- J. S. Dambolena, J. A. Zygadlo, and H. R. Rubinstein, “Antifumonisin activity of natural phenolic compounds. A structure-property-activity relationship study,” International Journal of Food Microbiology, vol. 145, no. 1, pp. 140–146, 2011.
- I. Boulogne, P. Petit, H. Ozier-Lafontaine, L. Desfontaines, and G. Loranger-Merciris, “Insecticidal and antifungal chemicals produced by plants: a review,” Environmental Chemistry Letters, vol. 10, no. 4, pp. 325–347, 2012.
- R. P. Pizzolitto, J. S. Dambolena, M. P. Zunino et al., “Activity of natural compounds from peanut skins on Fusarium verticillioides growth and fumonisin B1 production,” Industrial Crops and Products, vol. 47, pp. 286–290, 2013.
- M. Labra, M. Miele, B. Ledda, F. Grassi, M. Mazzei, and F. Sala, “Morphological characterization, essential oil composition and DNA genotyping of Ocimum basilicum L. cultivars,” Plant Science, vol. 167, no. 4, pp. 725–731, 2004.
- V. D. Zheljazkov, K. M. Pickett, C. D. Caldwell, J. A. Pincock, J. C. Roberts, and L. Mapplebeck, “Cultivar and sowing date effects on seed yield and oil composition of coriander in Atlantic Canada,” Industrial Crops and Products, vol. 28, no. 1, pp. 88–94, 2008.
- R. J. W. Lambert, P. N. Skandamis, P. J. Coote, and G.-J. E. Nychas, “A study of the minimum inhibitory concentration and mode of action of oregano essential oil, thymol and carvacrol,” Journal of Applied Microbiology, vol. 91, no. 3, pp. 453–462, 2001.
- A. Ben Arfa, S. Combes, L. Preziosi-Belloy, N. Gontard, and P. Chalier, “Antimicrobial activity of carvacrol related to its chemical structure,” Letters in Applied Microbiology, vol. 43, no. 2, pp. 149–154, 2006.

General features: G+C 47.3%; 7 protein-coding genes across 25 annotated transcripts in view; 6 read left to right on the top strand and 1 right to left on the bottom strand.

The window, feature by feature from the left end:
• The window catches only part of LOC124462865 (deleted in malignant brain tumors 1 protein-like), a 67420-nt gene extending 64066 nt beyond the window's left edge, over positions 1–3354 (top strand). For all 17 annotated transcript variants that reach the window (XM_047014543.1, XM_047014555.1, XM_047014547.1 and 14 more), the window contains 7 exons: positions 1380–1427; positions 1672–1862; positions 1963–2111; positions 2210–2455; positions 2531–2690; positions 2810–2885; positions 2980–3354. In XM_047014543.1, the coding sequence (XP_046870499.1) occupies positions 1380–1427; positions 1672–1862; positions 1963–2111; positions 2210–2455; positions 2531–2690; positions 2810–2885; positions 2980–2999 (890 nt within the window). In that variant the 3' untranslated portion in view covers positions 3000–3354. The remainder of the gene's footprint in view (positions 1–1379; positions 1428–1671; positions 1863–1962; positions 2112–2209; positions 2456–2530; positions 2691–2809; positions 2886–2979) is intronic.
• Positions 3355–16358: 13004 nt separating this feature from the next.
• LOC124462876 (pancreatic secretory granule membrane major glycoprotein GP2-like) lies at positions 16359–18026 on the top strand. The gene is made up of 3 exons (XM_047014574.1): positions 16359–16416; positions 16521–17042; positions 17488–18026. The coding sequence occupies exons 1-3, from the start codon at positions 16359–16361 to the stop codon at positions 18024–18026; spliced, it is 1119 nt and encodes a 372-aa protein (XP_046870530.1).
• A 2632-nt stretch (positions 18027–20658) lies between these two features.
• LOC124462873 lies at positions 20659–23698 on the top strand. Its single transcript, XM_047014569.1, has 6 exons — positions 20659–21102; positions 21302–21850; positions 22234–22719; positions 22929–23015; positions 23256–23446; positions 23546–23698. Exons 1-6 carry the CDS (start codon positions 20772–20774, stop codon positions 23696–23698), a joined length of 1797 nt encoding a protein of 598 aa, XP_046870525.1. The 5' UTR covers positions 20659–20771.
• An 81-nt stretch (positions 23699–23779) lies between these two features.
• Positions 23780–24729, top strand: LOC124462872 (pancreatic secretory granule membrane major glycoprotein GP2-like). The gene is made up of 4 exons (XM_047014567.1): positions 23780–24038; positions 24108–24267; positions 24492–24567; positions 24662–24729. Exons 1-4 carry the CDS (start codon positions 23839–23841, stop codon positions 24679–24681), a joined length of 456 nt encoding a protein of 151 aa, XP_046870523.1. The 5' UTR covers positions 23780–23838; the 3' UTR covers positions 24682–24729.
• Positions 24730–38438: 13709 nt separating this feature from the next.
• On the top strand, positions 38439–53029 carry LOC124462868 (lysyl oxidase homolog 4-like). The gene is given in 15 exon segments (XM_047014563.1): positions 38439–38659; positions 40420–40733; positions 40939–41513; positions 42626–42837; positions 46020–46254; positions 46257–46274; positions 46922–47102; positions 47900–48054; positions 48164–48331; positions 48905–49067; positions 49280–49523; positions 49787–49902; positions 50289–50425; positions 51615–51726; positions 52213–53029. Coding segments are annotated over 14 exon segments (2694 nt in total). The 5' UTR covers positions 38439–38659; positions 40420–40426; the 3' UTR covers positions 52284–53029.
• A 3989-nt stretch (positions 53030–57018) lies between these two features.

- A. Ahmad, A. Khan, F. Akhtar et al., “Fungicidal activity of thymol and carvacrol by disrupting ergosterol biosynthesis and membrane integrity against Candida,” European Journal of Clinical Microbiology & Infectious Diseases, vol. 30, no. 1, pp. 41–50, 2011.
- J. S. Dambolena, A. G. López, J. M. Meriles, H. R. Rubinstein, and J. A. Zygadlo, “Inhibitory effect of 10 natural phenolic compounds on Fusarium verticillioides. A structure-property-activity relationship study,” Food Control, vol. 28, no. 1, pp. 163–170, 2012.
- M. Gutiérrez-Larraínzar, J. Rúa, I. Caro et al., “Evaluation of antimicrobial and antioxidant activities of natural phenolic compounds against foodborne pathogens and spoilage bacteria,” Food Control, vol. 26, no. 2, pp. 555–563, 2012.
- M. A. Klich, Identification of Common Aspergillus Species, Centraalbureau voor Schimmelcultures, Utrecht, The Netherlands, 2002.
- S. Marin, V. Sanchis, I. Vinas, R. Canela, and N. Magan, “Effect of water activity and temperature on growth and fumonisin B1 and B2 production by Fusarium proliferatum and F. Moniliforme on maize grain,” Letters in Applied Microbiology, vol. 21, no. 5, pp. 298–301, 1995.
- C. Barberis, A. Astoreca, G. Fernandez-Juri, S. Chulze, A. Dalcero, and C. Magnoli, “Use of propyl paraben to control growth and ochratoxin A production by Aspergillus section Nigri species on peanut meal extract agar,” International Journal of Food Microbiology, vol. 136, no. 1, pp. 133–136, 2009.
- J. Di Rienzo, F. Casanoves, M. G. Balzarini, L. Gonzalez, M. Tablada, and C. Robledo, Infostat Versión 2010, Grupo Infostat, FCA, Universidad Nacional de Córdoba, Córdoba, Argentina, 2010.
- M. E. Guynot, A. J. Ramos, L. Setó, P. Purroy, V. Sanchis, and S. Marín, “Antifungal activity of volatile compounds generated by essential oils against fungi commonly causing deterioration of bakery products,” Journal of Applied Microbiology, vol. 94, no. 5, pp. 893–899, 2003.